Of course, the people who are being treated think it works, otherwise they wouldn’t continue to use it. One testimonial on the UK TM Ayurveda website claims
We’ve been using it for twenty years and it’s a safe, natural and reliable way to look after our health. The Daily routines are easy and the whole thing makes a lot of sense.
As with other forms of alternative medicine in the absence of properly attained evidence, the perceived positive results are better explained through logical fallacies and other forms of flawed critical thinking, than through the appeal to mystical elements beyond the limits of science to detect. It is beyond the scope of this article to explain them all, but I suggest the curious reader follows these links to the Skeptic’s Dictionary on Post Hoc Fallacy, Regressive Fallacy, Pragmatic Fallacy, the Placebo Effect, Confirmation Bias, Testimonial Evidence, Ad Hoc Hypothesis, Alternative Medicine and Sympathetic Magic.
Both the theory and practice of Ayurvedic Medicine, the traditional and the modern TM versions are profoundly pseudo-scientific. It is only in the modern environment of science that its advocates have even attempted to make it appear scientific. We only have to have a look at some of the claims and statements made by Ayurveda peddlers to see this. Take for example, these words of wisdom from Deepak Chopra:
If you have happy thoughts, then you make happy molecules. On the other hand, if you have sad thoughts, and angry thoughts, and hostile thoughts, then you make those molecules which may depress the immune system and make you more susceptible to disease.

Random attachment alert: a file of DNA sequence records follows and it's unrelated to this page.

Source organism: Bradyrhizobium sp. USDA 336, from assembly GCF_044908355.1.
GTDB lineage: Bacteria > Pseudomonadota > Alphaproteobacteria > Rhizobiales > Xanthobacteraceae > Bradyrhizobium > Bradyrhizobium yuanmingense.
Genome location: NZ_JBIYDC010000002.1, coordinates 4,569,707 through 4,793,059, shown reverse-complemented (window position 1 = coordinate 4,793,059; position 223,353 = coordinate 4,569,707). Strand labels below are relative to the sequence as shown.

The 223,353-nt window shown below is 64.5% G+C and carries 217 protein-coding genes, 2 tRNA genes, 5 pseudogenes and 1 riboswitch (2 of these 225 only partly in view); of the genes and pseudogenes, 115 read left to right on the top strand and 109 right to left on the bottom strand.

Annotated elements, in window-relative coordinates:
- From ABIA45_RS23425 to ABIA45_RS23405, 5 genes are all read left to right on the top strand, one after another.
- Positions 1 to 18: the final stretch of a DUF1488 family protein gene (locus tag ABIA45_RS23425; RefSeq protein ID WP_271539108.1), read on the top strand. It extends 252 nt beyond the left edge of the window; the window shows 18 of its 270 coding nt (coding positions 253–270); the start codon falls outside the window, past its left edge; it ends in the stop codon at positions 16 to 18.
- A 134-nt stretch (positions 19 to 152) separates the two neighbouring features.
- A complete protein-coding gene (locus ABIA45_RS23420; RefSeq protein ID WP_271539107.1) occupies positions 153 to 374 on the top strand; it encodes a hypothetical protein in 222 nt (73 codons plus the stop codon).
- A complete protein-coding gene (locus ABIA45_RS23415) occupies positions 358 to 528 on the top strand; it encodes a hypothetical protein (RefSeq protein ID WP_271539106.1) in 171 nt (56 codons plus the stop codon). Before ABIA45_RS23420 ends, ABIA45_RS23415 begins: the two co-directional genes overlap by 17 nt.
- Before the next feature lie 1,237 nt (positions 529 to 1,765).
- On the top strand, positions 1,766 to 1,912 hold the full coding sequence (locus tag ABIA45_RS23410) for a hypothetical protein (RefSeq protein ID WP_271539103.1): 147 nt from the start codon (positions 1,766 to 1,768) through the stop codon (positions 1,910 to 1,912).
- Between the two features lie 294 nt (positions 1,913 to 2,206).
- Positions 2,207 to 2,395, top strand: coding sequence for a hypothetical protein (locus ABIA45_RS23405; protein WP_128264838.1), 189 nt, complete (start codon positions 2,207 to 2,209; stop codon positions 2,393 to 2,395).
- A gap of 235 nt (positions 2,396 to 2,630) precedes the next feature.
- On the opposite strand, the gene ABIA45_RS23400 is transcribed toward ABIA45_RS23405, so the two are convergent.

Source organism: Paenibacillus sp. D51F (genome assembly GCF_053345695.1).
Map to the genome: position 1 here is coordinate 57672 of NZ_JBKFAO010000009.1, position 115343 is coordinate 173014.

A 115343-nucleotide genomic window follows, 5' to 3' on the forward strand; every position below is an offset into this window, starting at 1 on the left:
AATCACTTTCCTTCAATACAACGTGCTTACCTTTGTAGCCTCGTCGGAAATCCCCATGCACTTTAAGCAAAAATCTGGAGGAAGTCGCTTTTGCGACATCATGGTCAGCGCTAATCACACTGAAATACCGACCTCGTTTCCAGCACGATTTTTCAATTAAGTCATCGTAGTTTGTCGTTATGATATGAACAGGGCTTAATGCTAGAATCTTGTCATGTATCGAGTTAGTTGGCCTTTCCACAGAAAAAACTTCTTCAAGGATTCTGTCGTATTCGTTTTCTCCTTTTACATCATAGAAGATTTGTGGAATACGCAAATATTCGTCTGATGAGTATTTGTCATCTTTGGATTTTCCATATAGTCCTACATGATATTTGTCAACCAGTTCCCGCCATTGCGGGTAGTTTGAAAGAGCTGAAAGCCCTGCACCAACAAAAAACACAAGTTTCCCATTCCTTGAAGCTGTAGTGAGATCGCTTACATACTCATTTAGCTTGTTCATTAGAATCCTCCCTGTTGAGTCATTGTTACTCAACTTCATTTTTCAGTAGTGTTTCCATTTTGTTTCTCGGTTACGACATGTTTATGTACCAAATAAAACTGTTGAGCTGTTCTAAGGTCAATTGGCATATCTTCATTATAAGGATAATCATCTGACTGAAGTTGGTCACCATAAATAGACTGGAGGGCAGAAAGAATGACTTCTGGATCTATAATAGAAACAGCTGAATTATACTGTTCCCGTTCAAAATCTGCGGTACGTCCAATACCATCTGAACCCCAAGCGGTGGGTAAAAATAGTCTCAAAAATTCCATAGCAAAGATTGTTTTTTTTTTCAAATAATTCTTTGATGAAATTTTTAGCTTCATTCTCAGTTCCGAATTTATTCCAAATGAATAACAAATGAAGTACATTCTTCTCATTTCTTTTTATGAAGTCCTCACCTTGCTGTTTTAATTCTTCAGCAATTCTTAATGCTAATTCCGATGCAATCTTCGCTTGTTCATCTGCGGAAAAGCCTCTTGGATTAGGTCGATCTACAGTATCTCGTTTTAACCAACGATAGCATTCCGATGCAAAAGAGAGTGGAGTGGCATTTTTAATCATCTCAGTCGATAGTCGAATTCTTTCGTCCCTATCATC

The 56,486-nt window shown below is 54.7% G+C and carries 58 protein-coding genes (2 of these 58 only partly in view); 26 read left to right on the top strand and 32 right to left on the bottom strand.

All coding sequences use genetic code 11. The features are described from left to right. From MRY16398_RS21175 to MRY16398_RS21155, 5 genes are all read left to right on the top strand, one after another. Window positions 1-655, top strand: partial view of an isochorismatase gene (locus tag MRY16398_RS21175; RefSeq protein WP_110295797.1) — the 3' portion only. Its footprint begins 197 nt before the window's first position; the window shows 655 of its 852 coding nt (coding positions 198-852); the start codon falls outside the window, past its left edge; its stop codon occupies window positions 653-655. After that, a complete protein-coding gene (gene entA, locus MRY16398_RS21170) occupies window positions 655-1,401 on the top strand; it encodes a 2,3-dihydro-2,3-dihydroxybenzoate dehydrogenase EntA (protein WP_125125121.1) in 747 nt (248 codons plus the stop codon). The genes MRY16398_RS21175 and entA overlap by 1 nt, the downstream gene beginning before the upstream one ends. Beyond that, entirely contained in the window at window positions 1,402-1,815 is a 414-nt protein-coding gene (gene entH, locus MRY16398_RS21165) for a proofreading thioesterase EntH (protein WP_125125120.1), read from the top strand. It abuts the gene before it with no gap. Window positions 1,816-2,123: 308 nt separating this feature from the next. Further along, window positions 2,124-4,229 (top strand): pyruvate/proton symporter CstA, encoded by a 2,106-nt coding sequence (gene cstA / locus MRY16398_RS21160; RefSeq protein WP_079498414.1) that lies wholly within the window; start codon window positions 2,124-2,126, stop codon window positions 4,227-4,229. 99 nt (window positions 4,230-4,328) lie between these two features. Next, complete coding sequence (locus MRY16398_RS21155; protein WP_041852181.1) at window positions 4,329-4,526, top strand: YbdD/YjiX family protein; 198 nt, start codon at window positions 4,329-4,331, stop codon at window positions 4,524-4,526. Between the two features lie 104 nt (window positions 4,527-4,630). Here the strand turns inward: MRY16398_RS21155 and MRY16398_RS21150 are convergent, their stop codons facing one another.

If nothing else, Chopra shows efficiency – it is almost perversely impressive that he is able to contradict so much science in such a small number of words. If this were true, everything we know about chemistry, neurology and medicine would have to be at least heavily revised, if not discarded all together. The attribution of an emotion like happiness to a molecule is a concept about which I find it difficult to keep a straight face while responding. A molecule is no more capable of ‘feeling’ an ‘emotion’ than a paperclip is (although I would almost not be surprised if Chopra were to say that the paperclip, like the molecule, is now deeply offended by my insensitivity).
Again, in keeping with all forms of alternative medicine, the harm caused is normally limited to conning innocent people of their hard earned money. Sometimes, it goes further than that, and endangers the health or even the life of the individual, either by them forgoing properly tested treatment in favour of quackery, or by ingesting a ‘remedy’ that poisons or damages the body. Ayurvedic Medicine was accused of the latter by this study published in the Journal of the American Medical Association, which claims that there is a danger of metal poisoning in many Ayurvedic herbal remedies. They concluded
One of 5 Ayurvedic HMPs produced in South Asia and available in Boston South Asian grocery stores contains potentially harmful levels of lead, mercury, and/or arsenic. Users of Ayurvedic medicine may be at risk for heavy metal toxicity, and testing of Ayurvedic HMPs for toxic heavy metals should be mandatory.
Sadly, the Maharishi and the TM Movement are not concerned for people, only for power and profit. Far from accepting the flaws in the medical practices it promotes, and aiding science in the effort to shed humanity of this ignorance, they continue to fund research with millions of dollars of their victims’ hard earned money. This would not be so bad if the work carried out were not so frequently called into question. As long as the TM Movement is thriving, so properly tested medicine will have to waste resources competing with an alternative rival which belongs, like its origins, in ancient history.
Other Articles in this Series: